The growth of the Movement directly depended on the translation of Bhaktivedanta Swami’s books into Russian, and the leading role in that respect was played by Vaidyanathan (Vadim Tuneyev, now known as Bhakti Vijnana Goswami Maharaja), once the leader of the Movement in Russia. He started to learn and practice vaishnavism in 1980 as a graduate student at Moscow State University. Even earlier, as a chemistry student at the University, he heard the Hare Krishna mantra when his roommate Japa was chanting it in the shower. Later, Japa introduced Vaidyanathan to the Rigan and Muscovites devotees of Krishna. After finishing graduate school, Vaidyanathan, who was being hunted by the KGB, went to his hometown of Tashkent, where he got a job as a scientist in the academic institute. Here, together with the artist Madhava Ghosh (Timur Fayzirahman) and Jagadyoni (Irina Fayzirahman) he propagated the teachings of Vaishnavism. However, the Uzbek government refused to leave him in peace, and in 1987, he moved to Sweden, where he moved into a traditional Vaishnava monastery. Now he could devote the lion’s share of his time to translation without fear of hindrance. His first task was to edit the translations that already existed, fixing their grammar and style. Doing this was far from simple, since as a rule, several people translated the same book, their styles did not coincide, and not all of them were qualified to do the translation. For several books, it was easier to just translate them all over again. At the start, Vaidyanathan had the help of Vedavyas (Valentin Yurov), who lived in Sweden. Finally, Vaidyanathan sent his first translation, the 350 page “Teachings of Lord Chaitanya”, to the Soviet Union.
The torch was passed to the Caucasian followers of the Movement. Sanatana Dharma, a specialist in underground publishing, and his friend Ananda Chaitanya decided to try and publish the book legally. Dressed in traditional vaishnava clothing and with a traditional clay brahmana mark on his head, Ananda Chaitanya came to the typographer of the communist party of Lithuania “Lituanos” and had a business meeting. However paradoxical this may have looked or sounded, the communists agreed, and so for the first time ever, a book by Srila Prabhupada was published by official means in the USSR. One hundred thousand copies were made, and then the management of the Soviet branch of the publishing company “BBT” started looking for legal ways to publish these books. However, several bureaucrats continued to impede this process. In 1989, the government, having allowed into the country containers with three different Vaishnava books in them, did not want to give it to Prabhupada’s followers. The writings were printed and sent from East Berlin. They arrived at Moscow customs on September 12, 1989. There were one hundred and ninety-one thousand copies. Despite the fact that all the laws regarding the import of literature had been followed and tariffs had been paid, the books were locked up in storage with no hurry to hand them over to their owners. Asking for fairness from the customs officials, the Vaishnavas waited for a decision, but never received an answer, and because of this they began to stage demonstrations in Moscow, demanding that the books addressed to them be given them. Finally, on September 22, the Vaishnavas met with E. Zaykov, the deputy manager of the humanitarian problems department of the Ministry of Foreign Affairs, who demonstrated intelligence and flexibility and admitted that the actions of the customs officials breached the Viennese agreement and promised to get involved in this problem. Nonetheless, on the same day, the peaceful demonstration of the Vaishnavas was attacked by people in state and police uniforms, using martial arts and trampling banners with slogans on them. However, in the end, the books were given to their owners, and soon it became obvious that the demand for Vaishnava literature in the Soviet Union was enormous. Over several months, its citizens bought all one hundred and ninety thousand volumes. The books were read with great enjoyment, and then people started searching the carriers of this knowledge, the followers of the Movement, and now the Movement gained a mass character. Despite the difficult conditions, it did not die; it triumphed, showing the triumph of love over fear, proving that the soul is stronger than and above matter. And those who were familiar with the KGB’s attempt to stop the growth of the Movement in the USSR came to an important conclusion. The greatest intelligence operation in the world, lacking no means to influence people, was morally defeated by a handful of peaceful vegetarians who worshipped Krishna, in whose hands there were no weapons, no mind-altering substances, and no dungeons.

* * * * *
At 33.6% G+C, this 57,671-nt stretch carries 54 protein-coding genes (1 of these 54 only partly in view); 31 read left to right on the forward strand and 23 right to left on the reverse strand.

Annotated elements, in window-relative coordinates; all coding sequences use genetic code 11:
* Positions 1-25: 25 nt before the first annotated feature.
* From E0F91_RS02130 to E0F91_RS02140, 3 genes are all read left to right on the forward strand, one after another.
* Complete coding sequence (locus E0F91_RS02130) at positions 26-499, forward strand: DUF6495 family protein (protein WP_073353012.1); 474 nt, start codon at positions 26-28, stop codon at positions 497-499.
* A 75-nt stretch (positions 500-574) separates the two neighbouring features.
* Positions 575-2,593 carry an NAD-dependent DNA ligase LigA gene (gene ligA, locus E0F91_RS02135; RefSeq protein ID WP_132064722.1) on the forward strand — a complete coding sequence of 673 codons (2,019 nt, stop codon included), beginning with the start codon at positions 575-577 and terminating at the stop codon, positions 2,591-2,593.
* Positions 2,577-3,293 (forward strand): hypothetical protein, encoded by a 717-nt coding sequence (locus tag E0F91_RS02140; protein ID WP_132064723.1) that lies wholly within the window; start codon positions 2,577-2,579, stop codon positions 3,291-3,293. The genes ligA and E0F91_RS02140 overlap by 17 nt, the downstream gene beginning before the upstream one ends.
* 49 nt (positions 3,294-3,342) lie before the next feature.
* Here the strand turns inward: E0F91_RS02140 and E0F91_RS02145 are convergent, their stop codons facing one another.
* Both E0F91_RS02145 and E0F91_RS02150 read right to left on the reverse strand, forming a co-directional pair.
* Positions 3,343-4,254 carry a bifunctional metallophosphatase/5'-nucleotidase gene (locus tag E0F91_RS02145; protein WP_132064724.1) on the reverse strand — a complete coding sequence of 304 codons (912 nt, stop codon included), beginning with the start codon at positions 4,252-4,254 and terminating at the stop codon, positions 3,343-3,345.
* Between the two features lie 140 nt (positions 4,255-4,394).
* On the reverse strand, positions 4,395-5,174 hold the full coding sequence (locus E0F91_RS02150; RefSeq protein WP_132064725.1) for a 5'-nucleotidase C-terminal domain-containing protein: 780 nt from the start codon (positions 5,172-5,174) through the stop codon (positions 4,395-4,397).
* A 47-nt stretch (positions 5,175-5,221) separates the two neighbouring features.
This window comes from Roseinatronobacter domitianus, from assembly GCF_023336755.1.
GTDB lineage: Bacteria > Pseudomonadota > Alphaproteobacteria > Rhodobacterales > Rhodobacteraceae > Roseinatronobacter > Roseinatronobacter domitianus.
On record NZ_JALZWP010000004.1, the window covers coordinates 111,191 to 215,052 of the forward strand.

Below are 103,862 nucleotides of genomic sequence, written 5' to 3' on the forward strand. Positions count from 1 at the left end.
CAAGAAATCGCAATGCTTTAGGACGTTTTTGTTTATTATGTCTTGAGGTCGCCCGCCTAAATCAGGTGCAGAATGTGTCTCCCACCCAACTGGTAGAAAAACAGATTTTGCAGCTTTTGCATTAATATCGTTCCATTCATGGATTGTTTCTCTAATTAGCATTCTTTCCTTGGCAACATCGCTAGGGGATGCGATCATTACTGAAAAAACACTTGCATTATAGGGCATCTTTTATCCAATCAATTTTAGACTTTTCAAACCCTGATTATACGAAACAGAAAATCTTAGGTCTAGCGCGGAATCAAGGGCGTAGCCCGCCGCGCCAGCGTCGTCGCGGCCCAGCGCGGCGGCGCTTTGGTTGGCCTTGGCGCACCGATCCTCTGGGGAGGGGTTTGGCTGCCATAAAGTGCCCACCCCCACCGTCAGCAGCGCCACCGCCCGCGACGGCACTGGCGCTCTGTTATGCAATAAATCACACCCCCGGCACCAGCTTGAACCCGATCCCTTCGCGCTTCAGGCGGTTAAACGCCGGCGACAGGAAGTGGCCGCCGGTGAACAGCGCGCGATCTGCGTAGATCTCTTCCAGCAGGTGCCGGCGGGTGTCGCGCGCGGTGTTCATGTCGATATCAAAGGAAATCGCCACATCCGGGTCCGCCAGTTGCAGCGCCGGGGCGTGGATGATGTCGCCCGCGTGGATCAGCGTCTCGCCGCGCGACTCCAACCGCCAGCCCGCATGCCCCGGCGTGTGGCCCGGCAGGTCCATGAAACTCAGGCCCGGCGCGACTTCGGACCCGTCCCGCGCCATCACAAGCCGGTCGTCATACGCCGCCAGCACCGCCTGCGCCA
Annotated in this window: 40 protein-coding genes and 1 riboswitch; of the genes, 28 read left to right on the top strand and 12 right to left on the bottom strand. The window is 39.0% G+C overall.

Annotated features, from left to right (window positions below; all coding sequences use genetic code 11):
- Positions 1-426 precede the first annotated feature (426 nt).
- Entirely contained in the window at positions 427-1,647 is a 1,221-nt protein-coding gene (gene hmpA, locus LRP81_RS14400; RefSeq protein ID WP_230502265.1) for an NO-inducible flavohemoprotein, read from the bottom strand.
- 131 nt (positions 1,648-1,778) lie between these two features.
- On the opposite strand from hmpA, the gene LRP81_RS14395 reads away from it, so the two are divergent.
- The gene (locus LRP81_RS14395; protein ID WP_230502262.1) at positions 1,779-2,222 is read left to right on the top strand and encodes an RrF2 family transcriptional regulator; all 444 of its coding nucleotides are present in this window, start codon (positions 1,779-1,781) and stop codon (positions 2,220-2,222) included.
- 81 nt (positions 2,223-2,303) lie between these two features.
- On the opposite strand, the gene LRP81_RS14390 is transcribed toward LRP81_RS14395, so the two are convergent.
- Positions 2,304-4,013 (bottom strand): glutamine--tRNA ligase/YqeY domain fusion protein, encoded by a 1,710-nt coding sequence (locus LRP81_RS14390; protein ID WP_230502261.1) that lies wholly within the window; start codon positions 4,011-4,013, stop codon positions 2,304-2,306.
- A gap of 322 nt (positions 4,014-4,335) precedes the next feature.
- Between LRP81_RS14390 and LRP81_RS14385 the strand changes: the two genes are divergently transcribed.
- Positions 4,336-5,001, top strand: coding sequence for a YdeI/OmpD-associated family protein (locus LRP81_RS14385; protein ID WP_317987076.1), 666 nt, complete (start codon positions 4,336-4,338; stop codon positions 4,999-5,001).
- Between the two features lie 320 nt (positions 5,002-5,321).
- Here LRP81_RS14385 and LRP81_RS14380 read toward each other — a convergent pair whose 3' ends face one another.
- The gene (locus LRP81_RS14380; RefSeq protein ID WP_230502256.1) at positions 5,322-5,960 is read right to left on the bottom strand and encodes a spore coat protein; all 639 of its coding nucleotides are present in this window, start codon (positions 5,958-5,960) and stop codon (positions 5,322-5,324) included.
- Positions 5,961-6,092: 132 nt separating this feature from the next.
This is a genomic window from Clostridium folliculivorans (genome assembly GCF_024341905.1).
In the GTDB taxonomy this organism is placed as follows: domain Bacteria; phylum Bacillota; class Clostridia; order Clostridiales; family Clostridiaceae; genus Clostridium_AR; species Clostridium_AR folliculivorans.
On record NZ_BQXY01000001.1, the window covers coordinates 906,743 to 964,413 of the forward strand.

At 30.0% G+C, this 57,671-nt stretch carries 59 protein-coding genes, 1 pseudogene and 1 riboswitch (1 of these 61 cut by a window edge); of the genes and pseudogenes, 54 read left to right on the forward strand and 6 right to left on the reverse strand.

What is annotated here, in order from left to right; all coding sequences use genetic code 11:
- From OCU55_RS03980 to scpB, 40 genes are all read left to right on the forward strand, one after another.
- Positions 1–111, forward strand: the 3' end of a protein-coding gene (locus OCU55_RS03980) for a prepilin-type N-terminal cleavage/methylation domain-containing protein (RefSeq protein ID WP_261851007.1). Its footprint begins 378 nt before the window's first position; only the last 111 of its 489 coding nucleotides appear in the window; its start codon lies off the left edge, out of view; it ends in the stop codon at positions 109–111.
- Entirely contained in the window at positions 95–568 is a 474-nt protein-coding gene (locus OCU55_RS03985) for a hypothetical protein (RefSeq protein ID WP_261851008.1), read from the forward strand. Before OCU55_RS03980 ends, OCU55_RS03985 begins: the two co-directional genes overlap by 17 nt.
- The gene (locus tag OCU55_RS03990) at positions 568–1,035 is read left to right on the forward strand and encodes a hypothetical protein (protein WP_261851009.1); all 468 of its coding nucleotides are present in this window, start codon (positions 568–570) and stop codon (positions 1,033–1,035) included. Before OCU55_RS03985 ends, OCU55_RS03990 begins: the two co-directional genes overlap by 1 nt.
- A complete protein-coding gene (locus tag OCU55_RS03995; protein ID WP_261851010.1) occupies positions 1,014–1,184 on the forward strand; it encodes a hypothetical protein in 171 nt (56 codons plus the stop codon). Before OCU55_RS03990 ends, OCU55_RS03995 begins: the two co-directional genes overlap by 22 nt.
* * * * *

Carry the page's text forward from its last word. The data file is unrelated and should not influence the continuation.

1 – Traditionally, the Red Corner - krasnyi ugol - was a place in a house for religious icons. Soviet leaders, as part of their attempt to eradicate religious superstition, changed the name to Little Red Corner (krasnyi ugolok) and established one in every enterprise, school and institution. From a sacred place for icons, it became a wall space for Soviet propaganda. The content varied from place to place; it might be a little museum with portraits of shock-workers (udarniki) or war veterans or exemplary pupils, but universally it was a place for the propagation of Soviet ideas and local information. The wall would have propaganda, texts, portraits, and wall newspapers (stengazeta). The color red - a sacred color for pre-Soviet Russians as well as for Russian revolutionaries - was always present.
2 – "Communist Union of Youth", the organization served as the youth wing of the Communist Party of the Soviet Union The Communist Party of the Soviet Union the youngest members being fourteen years old, the upper limit for an age of rank and file being 28.
3 – Ispravitel'no-trudovaya Koloniya – Corrective Labor Colony.
4 – Haloperidol is indicated in the management of manifestations of acute and chronic psychosis, including schizophrenia and manic states. It may also be of value in the management of aggressive and agitated behavior in patients. Drug of choice used by KGB for suppression of political prisoners.
5 -- Black leather jacket is a KGB uniform.